So since I’ve received the most recent update 18.104.22.168 for my Rocket modem, I still experience random drop of internet connection especially when I access certain specific websites on wifi such as:
Since this firmware was updated, and since I still experience drop wifi related issues, I'd figure I goto a Rogers Plus store to get my Rocket modem swapped out for another one, same issue even up until this point. Currently running on a D-Link Wireless N nano adapter on the the 2.4GHz band.
My only solution for this so far is to constantly keep power cycling my modem which is getting very annoying.
I think I may know what the root cause could be, but would like to know the input of the experts of course. At the modem I live in a household that has been around for approx. 25+ years, lack of cable outlets within the household and bedrooms, our only solution is to run it on the main floor using a split cable setup by the Rogers technician where the one cable outlet is splitting the connection to the cable box and Rocket modem.
I don't want to look into cable fishing and getting a new outlet installed as I do realize Rogers doesn't support this, and to get this done through a cable technican specialist can cost approx. $250-$300 minimum just for one outlet which obviously I'm not going to pay for that which is way too expensive.
The only other option I can think of is, is there any possibility you guys can boost the cable single within our household to see if this would help as I’ve only had Rogers internet for a week and sadly have had nothing but wifi related issues.
There are many variables when it comes to the WiFi dropping the Internet connection, have you tested the wired connection? do you have the same issue with the wired connection?
As asked in the previous post, is it possible to login to the modem, navigate to Status/DOCSIS WAN and post Downstream and Upstream tables? Based on the signal levels we can proceed with the troubleshooting.
Please have a look at the following as well:
Log into the modem and navigate to the STATUS ..... DOCSIS EVENT log and look for the following sequence:
a. CMTS-MAC=00:17:10 which indicates that you are connected to a Casa Systems Cable Modem Termination System (CMTS), or;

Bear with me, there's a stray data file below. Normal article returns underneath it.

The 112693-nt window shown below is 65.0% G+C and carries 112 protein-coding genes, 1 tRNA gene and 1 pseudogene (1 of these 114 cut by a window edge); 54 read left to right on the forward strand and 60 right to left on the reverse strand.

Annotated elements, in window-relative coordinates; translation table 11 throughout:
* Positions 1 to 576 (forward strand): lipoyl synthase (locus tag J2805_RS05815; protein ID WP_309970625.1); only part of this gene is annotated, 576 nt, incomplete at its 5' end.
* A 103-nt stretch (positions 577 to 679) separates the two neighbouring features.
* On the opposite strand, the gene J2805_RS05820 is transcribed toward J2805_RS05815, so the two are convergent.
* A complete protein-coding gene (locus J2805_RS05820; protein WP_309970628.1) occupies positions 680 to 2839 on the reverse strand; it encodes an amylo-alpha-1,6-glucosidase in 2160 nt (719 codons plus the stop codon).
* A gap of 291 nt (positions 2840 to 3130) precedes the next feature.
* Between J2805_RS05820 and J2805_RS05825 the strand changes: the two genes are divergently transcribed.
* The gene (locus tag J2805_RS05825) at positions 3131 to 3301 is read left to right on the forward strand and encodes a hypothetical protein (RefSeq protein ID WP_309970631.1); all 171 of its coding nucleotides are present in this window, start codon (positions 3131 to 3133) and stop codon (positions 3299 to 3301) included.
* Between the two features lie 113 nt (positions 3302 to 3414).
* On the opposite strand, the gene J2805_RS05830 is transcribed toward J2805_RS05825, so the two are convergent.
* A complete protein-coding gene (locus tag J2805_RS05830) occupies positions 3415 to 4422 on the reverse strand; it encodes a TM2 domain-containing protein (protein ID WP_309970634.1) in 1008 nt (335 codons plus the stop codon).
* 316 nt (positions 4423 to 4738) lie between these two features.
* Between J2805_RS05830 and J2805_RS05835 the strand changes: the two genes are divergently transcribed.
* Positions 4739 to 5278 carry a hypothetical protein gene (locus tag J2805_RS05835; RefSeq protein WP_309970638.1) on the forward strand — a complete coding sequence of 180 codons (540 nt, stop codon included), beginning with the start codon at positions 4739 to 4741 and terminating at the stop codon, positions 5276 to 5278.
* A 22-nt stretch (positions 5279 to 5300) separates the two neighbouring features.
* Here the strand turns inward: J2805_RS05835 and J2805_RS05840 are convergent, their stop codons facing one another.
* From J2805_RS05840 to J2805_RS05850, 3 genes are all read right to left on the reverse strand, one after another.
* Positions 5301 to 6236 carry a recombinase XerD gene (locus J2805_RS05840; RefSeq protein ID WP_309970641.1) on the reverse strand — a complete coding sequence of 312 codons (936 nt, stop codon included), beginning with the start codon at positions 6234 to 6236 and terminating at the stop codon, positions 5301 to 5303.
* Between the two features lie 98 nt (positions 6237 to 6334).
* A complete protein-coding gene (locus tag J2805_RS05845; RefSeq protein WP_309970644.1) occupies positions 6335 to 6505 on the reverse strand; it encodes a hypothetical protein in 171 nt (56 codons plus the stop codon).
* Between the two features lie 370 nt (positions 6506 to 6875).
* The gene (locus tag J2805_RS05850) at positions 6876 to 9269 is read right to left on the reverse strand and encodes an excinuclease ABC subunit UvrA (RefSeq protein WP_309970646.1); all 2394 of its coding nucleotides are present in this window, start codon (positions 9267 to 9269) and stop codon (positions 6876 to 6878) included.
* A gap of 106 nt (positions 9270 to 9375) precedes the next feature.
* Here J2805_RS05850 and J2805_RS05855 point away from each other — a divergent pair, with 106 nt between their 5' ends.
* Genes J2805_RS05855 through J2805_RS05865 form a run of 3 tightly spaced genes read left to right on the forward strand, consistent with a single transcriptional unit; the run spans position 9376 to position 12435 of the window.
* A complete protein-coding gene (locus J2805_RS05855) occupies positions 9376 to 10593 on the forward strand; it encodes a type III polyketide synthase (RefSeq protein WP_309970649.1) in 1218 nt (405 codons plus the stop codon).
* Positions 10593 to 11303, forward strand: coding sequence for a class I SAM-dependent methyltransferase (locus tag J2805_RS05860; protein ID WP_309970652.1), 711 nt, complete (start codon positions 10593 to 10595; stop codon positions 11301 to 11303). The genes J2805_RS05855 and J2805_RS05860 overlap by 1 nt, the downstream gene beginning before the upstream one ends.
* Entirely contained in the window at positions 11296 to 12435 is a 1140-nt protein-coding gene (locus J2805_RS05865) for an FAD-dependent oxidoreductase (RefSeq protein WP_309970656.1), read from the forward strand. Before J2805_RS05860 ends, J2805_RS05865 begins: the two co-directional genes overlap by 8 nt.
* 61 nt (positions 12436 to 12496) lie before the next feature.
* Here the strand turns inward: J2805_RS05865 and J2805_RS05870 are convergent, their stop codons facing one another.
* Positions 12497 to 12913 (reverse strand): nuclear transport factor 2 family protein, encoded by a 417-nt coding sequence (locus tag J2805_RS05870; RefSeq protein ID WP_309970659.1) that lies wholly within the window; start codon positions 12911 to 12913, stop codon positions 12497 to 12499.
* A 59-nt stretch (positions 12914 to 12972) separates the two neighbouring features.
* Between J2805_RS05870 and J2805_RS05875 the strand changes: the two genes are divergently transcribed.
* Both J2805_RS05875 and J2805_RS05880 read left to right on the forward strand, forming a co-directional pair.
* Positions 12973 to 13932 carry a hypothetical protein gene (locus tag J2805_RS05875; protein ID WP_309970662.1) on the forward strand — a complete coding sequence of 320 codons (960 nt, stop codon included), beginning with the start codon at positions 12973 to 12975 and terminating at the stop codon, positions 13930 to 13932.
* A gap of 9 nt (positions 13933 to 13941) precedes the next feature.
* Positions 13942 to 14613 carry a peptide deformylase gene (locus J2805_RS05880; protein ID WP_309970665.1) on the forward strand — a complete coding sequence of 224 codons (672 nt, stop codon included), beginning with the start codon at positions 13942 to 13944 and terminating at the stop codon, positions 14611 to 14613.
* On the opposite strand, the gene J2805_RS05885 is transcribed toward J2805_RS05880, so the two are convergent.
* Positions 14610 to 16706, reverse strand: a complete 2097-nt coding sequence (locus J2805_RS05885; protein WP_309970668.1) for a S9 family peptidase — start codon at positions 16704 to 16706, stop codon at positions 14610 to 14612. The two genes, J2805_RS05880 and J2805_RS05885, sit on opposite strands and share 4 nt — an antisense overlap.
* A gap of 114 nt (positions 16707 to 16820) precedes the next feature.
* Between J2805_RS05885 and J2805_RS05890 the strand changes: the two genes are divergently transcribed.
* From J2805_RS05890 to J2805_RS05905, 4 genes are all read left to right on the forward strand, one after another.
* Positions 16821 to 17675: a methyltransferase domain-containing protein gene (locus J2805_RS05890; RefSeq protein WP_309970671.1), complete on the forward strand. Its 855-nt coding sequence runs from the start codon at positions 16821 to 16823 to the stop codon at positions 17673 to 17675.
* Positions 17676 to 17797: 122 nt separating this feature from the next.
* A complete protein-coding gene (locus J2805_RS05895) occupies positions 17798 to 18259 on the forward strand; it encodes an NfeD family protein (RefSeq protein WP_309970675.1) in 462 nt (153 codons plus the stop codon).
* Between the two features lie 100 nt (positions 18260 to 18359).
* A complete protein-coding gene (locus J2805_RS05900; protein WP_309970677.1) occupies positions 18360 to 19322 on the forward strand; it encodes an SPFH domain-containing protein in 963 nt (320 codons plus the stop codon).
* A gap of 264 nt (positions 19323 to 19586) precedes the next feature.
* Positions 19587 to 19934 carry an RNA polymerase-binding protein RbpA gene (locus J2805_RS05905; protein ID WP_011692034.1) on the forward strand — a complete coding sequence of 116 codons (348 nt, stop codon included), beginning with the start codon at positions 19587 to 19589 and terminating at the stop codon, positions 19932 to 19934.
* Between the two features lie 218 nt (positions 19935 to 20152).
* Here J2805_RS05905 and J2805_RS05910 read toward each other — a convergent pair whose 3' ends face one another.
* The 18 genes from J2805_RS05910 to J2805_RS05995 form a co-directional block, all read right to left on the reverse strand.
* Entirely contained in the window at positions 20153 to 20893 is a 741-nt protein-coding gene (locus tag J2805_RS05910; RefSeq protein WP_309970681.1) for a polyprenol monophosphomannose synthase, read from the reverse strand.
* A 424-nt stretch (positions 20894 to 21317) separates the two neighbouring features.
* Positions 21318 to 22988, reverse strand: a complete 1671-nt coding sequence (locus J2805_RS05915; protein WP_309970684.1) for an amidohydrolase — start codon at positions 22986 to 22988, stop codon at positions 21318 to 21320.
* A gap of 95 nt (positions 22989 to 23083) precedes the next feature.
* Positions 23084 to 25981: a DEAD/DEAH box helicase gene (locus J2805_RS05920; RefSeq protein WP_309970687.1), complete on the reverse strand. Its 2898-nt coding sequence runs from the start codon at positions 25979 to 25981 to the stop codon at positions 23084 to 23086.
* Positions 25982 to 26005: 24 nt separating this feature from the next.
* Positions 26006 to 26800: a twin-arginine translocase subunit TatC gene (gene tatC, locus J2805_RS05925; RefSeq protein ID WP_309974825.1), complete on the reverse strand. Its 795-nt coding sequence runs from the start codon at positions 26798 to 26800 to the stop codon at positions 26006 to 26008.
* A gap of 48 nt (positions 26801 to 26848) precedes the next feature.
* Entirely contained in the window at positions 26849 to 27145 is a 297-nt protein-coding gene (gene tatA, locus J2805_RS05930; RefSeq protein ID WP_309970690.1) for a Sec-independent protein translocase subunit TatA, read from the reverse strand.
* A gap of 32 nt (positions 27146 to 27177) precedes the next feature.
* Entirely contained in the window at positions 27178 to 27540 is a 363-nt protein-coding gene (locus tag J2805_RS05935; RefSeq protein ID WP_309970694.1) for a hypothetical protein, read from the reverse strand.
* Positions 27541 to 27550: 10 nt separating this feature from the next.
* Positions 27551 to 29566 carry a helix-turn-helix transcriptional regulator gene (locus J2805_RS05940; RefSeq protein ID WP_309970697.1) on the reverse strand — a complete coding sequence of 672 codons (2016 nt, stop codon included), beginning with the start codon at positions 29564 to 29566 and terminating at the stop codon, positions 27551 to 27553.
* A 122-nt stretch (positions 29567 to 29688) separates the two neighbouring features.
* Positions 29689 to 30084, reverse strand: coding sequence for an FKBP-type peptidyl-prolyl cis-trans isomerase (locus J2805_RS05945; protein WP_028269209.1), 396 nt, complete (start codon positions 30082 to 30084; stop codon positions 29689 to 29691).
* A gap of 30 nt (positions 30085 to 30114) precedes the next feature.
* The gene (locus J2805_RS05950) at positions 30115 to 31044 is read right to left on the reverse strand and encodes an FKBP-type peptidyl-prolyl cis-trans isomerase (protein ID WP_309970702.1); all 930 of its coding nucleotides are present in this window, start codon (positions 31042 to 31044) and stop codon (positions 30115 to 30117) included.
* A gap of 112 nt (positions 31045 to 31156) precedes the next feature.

b. CMTS-MAC=00:12:43 which indicates that you are connected to a Cisco Systems CMTS.
Rogers is currently replacing some of the Cisco CMTS equipment with the Casa Systems CMTS in order to run gigibit service. This has resulted in some type of issue between the Casa CMTS and the CGN3ACSMR where the modem lan ports go dead, requiring a modem restart. Rogers is working on a firmware fix for this at the present time but I don't have any estimate as to when that will be ready to go.
As for the wifi issue, that might take a good third party router to resolve. The Hitron modems are not stellar wifi performers and the end solution in many cases is to install a router with gigabit WAN and LAN ports and external wifi antenna. There is also the issue of the wifi environment and the performance of your wifi devices. Each part of this, wifi router, wifi environment and wifi clients have to be examined to determine their effects on your wifi network.
To have a look at the wifi environment and who you might be competing with you can load inSSIDer onto a laptop. This is a wifi monitoring program that monitors both 2.4 and 5 Ghz bands if its loaded onto a dual band laptop. It contains a text and graphics display that is fairly easy to understand and will show at a glance who else you happen to be competing with for clear channels. The display shows -30 dBmW at the top of the scale and descends from there. Ideally you would want to see 40 to 45 dBmW between your network and the next network on the same or overlapping channel. As that separation decreases, you will see more and more problems for your own network, and if thats the case you would want to switch channels to one that has less interference. In some cases that isn't possible as there are just too many modems and routers running in a small geographic area. If that is the case, then it may be time to consider switching to a 5 Ghz channel, which may or may not be possible depending on your wifi devices.
The inSSIDer version linked below is the last freebie version. It doesn't display the 802.11ac networks running in the 5 Ghz band, so it doesn't present a complete 5 Ghz picture. There is a newer licenced version out now that does show the 802.11ac networks. If you use 802.11ac, or intend to run anything in the 5 Ghz band, its worth the $20 US to be able to see the varios networks in that band.
So I watched this one video on youtube last night in regards to other cable customers that ran into the same issue until they got this Motorola Broadband wifi amplifier which helped resolved there same issue that I'm having: